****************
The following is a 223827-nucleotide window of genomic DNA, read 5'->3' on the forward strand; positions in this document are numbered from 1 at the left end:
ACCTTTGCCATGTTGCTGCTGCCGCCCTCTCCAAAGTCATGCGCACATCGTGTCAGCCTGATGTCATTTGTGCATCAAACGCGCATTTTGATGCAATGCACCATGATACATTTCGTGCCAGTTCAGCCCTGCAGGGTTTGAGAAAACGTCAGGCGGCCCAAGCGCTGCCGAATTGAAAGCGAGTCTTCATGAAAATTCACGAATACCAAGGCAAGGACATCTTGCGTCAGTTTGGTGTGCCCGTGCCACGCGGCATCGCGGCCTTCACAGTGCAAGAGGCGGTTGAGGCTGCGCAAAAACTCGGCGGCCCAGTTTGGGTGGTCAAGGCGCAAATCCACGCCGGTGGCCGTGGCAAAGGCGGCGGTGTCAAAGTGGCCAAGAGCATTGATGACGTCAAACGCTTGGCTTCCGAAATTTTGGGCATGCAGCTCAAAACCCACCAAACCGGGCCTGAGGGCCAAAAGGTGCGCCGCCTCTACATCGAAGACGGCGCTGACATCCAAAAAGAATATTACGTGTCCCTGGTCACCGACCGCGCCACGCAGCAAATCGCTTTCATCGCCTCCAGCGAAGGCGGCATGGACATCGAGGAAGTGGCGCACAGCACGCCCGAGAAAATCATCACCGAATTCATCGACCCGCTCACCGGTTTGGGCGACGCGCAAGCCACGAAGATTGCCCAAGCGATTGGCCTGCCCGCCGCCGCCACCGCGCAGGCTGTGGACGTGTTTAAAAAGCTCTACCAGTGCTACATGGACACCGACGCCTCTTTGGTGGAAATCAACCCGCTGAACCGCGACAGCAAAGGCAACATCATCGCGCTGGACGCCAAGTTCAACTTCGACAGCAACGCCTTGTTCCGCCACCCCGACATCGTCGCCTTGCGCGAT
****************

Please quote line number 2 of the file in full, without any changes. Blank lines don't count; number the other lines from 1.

ACCTTTGCCATGTTGCTGCTGCCGCCCTCTCCAAAGTCATGCGCACATCGTGTCAGCCTGATGTCATTTGTGCATCAAACGCGCATTTTGATGCAATGCACCATGATACATTTCGTGCCAGTTCAGCCCTGCAGGGTTTGAGAAAACGTCAGGCGGCCCAAGCGCTGCCGAATTGAAAGCGAGTCTTCATGAAAATTCACGAATACCAAGGCAAGGACATCTTGCGTCAGTTTGGTGTGCCCGTGCCACGCGGCATCGCGGCCTTCACAGTGCAAGAGGCGGTTGAGGCTGCGCAAAAACTCGGCGGCCCAGTTTGGGTGGTCAAGGCGCAAATCCACGCCGGTGGCCGTGGCAAAGGCGGCGGTGTCAAAGTGGCCAAGAGCATTGATGACGTCAAACGCTTGGCTTCCGAAATTTTGGGCATGCAGCTCAAAACCCACCAAACCGGGCCTGAGGGCCAAAAGGTGCGCCGCCTCTACATCGAAGACGGCGCTGACATCCAAAAAGAATATTACGTGTCCCTGGTCACCGACCGCGCCACGCAGCAAATCGCTTTCATCGCCTCCAGCGAAGGCGGCATGGACATCGAGGAAGTGGCGCACAGCACGCCCGAGAAAATCATCACCGAATTCATCGACCCGCTCACCGGTTTGGGCGACGCGCAAGCCACGAAGATTGCCCAAGCGATTGGCCTGCCCGCCGCCGCCACCGCGCAGGCTGTGGACGTGTTTAAAAAGCTCTACCAGTGCTACATGGACACCGACGCCTCTTTGGTGGAAATCAACCCGCTGAACCGCGACAGCAAAGGCAACATCATCGCGCTGGACGCCAAGTTCAACTTCGACAGCAACGCCTTGTTCCGCCACCCCGACATCGTCGCCTTGCGCGAT